During my first year of college, Wolfenstein 3D came out. I played through the shareware version of that, too, but didn’t find it that remarkable. Yes, it pushed the technological envelope, but it never fully captured my imagination. Perhaps that was because the graphics engine made me motion sick. Still, it couldn’t have been all bad since I played through physical illness just to complete the game. That’s gotta count for something.
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Jury Duty

Posted by Arlo on Sep 14, 2004 under Life of Arlo

Juneau’s Courtroom BA long time back, years ago, I read somewhere that one of Alaska’s requirements to serve jury duty was that a person had to be a Responsible Citizen. Just like that, too: Capital R, Capital C. The trick to being a Responsible Citizen was that, among other things, you had to be a registered voter.

Since discovering that lovely little loophole, I’ve used it as an excuse not to vote. Not that it always works – invariably someone always tells me that the Alaska courts obtain the eligible jury list from the Permanent Fund. Yes, I always say, that’s the “among other things” part. Then I’d go on to state what little proof I had: I’ve never been called for jury duty.

The most recent time I’ve had this conversation was with my mom just this summer. She was so convinced that the Permanent Fund is the only source that she was ready to fire up the internet to prove it. I was ready to do the same. We both got online and tried to prove our respective cases… and turned up a whole lot of nothing.

At any rate, it’s time to eat some crow. I was wrong. In mid-August I got my first jury summons. Oh, well. It’s time to admit that even us Irresponsible Citizens have to do their civic duty.

But wait! The night before my first day of service (servitude?), I jumped on the internet to make sure I knew exactly where to go. Lo and behold, what do I find, but the exact regulation I was looking for before! What’s the deal? According to this FAQ, I shouldn’t have been called!

Unfortunately, I don’t think I could site that web site as grounds for why I should be able to skip jury duty. Especially since all the local media is abuzz about how one of the judges is exasperated with the low jury turnout and has issued Trooper-delivered subpoenas to 83 people. Those irresponsible Responsible Citizens now have court dates where they must give damn good reasons why they shouldn’t be held in contempt. If they don’t show, arrest warrants follow.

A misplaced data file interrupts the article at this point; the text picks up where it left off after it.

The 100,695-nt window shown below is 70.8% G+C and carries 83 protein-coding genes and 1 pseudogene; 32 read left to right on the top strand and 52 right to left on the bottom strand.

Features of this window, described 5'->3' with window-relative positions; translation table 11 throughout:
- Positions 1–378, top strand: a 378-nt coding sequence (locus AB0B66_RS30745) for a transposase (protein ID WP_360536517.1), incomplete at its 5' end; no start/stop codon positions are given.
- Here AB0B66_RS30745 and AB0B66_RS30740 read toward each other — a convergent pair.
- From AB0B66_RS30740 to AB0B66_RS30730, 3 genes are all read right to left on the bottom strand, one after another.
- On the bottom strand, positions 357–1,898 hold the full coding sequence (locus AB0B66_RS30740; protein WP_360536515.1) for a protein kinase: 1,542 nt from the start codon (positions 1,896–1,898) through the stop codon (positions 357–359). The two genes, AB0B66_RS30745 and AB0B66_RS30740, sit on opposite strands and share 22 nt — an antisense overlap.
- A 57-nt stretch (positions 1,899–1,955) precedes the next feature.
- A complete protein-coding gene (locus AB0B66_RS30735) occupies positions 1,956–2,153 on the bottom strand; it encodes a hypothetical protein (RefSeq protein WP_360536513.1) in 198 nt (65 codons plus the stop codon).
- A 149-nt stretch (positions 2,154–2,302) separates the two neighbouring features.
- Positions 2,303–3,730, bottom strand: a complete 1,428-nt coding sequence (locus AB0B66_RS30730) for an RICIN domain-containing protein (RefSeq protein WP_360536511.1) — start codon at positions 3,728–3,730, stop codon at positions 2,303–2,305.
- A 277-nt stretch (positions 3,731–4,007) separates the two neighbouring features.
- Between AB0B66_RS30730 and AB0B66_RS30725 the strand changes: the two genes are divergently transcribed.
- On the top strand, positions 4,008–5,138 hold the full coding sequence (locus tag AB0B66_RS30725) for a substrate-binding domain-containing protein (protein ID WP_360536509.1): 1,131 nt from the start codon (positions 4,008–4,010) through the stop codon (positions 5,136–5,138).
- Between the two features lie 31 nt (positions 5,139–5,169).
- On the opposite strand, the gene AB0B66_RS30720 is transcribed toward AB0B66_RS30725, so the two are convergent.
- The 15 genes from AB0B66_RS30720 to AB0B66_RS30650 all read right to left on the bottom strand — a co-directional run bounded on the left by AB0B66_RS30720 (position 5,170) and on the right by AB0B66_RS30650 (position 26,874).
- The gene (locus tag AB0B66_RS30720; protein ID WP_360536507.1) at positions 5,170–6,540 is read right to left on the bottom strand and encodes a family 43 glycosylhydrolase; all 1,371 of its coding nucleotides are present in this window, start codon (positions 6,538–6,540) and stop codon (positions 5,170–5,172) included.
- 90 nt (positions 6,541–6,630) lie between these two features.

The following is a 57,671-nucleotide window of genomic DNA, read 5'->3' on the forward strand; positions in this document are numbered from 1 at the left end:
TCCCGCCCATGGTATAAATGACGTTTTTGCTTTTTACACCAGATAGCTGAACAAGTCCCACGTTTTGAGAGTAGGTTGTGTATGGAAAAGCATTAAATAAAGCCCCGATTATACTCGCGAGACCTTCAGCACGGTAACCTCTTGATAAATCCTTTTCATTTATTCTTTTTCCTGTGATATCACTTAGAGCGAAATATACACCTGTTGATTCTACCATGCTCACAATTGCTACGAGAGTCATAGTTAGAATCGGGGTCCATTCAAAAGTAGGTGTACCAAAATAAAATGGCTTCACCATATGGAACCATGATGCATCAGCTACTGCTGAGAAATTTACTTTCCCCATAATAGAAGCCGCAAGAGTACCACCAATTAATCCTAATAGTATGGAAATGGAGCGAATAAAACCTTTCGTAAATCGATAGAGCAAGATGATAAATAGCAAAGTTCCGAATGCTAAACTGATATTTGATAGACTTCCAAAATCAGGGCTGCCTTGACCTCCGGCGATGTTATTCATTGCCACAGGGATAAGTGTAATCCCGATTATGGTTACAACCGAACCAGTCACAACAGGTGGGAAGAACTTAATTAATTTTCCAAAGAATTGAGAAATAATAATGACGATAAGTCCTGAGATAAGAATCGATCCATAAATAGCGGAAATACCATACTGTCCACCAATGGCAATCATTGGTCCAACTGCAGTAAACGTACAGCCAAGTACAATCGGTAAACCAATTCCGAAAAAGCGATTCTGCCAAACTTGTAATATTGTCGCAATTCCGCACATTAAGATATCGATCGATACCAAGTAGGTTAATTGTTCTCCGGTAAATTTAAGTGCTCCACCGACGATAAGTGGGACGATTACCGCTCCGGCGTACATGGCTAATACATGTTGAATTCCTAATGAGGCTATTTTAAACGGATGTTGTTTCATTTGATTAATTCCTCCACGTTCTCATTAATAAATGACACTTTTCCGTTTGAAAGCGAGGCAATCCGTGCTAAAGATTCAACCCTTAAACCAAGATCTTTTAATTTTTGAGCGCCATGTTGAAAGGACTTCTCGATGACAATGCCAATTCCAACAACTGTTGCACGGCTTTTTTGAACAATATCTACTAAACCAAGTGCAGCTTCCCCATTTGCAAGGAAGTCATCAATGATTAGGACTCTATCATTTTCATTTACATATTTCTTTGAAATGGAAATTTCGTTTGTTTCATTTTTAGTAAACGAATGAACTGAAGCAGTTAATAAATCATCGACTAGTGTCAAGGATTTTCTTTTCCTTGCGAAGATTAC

Great. Now if I forget my nightly call to the duty hotline, I could actually go to jail. Wonderful way to start off my first month ever of jury duty!
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World of Warcraft Stress Test

Posted by Arlo on Sep 10, 2004 under Life of Arlo

World of Warcraft Screencap (25k image)I’ve been meaning to update my blog lately but I’ve been struggling mightily just to stay awake during my lunch hour, so trying to write anything coherent has been out of the question. But for the first time in over a week I got a full 8 hours of sleep last night. I’m a new man!

What’s been going on? Well, unless you’re an avid computer gamer, you won’t understand. Really, I’m having a hard time explaining to myself why I should stay up past 2am on a work night… how can I convince you?

World of Warcraft is responsible for my lack of sleep and it’s a game that hasn’t even been released yet. Blizzard allowed me (and 100,000 of my closest friends) to download the 2.3 Gigabyte(!) installer and participate in their server “stress test.” You see, the company has already let 6000 or so players participate in their beta test, but they wanted to know what kind of server load they’ll be looking at when the game is finally released.

World of Warcraft is my first foray into the world of Massively Multiplayer Online Games and I realize now why they are so addictive. World of Warcraft in particular has a frightful allure – the artwork is extremely varied and downright gorgeous and the gameplay is remarkable non-tedious. Multiplayer games of this sort wouldn’t be much fun at all to play by yourself, but fortunately for me, my friend, Karl, was also selected to play in the stress test. We’ve been playing an embarrassing number of hours together each night.

The stress test was supposed to end yesterday, but Blizzard decided to add even more players and keep it running until Sunday. I’m conflicted about that. I’m having a blast playing the game and don’t want it to end, but yet I can’t help but miss the full nights of sleep (not to mention seeing my wife!) When this stress test ends, I won’t be able to play World of Warcraft again until it’s in stores – and that can be anywhere from 3 months to a year from now. It’s a long time to wait, but I look forward to a time when I can play with even more of my friend and there isn’t a game-ending deadline right around the corner. At least then I won’t feel like sleeping is wasted time!

Anyway, for those few interesting in online entertainment, I’ll probably post a more detailed account of my impressions of World of Warcraft sometime after the stress test ends. Oh, yeah… and I should really finish up those half-written blog entries on Doom III and my stint of Jury Duty, too.